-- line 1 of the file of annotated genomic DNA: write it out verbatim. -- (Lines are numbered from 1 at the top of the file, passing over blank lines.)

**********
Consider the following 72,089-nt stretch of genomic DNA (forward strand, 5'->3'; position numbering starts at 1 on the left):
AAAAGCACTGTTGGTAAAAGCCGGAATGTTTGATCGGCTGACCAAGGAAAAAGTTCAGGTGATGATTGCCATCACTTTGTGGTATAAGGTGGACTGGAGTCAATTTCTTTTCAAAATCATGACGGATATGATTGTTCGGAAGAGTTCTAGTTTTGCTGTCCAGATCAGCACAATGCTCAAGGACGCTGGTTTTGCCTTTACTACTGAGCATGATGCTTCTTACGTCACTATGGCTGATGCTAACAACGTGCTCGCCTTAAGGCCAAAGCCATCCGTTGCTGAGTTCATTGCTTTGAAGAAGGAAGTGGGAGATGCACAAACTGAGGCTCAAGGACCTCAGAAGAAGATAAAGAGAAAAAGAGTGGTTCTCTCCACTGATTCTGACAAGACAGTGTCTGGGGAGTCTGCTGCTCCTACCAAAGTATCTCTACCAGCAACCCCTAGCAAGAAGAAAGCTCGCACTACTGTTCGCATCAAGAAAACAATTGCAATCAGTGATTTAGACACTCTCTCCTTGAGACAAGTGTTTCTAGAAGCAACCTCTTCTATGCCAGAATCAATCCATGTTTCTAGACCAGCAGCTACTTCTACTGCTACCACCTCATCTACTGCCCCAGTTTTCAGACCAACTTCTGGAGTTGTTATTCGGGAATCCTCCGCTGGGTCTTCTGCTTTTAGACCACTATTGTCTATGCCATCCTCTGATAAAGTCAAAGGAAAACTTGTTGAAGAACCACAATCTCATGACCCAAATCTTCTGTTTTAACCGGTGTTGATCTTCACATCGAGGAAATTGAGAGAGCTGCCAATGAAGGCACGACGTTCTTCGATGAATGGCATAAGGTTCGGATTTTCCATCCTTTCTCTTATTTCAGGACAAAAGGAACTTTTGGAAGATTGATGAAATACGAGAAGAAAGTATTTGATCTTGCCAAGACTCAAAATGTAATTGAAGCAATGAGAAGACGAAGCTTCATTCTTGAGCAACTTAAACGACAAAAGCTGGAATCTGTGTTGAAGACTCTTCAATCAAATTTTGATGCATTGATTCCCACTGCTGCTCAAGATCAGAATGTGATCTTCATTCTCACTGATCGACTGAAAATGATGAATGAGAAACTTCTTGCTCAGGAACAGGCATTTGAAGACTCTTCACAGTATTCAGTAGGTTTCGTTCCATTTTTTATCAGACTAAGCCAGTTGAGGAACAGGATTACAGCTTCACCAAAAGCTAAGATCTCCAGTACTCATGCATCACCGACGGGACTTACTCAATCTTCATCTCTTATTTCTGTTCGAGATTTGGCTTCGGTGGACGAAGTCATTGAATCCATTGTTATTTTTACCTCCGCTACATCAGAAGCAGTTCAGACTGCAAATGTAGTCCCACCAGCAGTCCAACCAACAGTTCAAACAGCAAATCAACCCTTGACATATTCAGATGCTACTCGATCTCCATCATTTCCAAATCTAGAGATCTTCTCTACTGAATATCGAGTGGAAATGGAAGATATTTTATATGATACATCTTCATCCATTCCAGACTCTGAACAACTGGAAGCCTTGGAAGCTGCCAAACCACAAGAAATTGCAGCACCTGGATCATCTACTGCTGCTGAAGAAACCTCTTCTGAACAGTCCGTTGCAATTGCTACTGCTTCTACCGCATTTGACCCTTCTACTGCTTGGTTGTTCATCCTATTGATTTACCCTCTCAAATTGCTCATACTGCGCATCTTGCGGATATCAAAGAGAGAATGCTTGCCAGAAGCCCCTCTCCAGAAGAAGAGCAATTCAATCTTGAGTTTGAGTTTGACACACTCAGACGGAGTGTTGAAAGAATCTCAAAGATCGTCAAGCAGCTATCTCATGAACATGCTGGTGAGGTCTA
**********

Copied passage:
Consider the following 72,089-nt stretch of genomic DNA (forward strand, 5'->3'; position numbering starts at 1 on the left):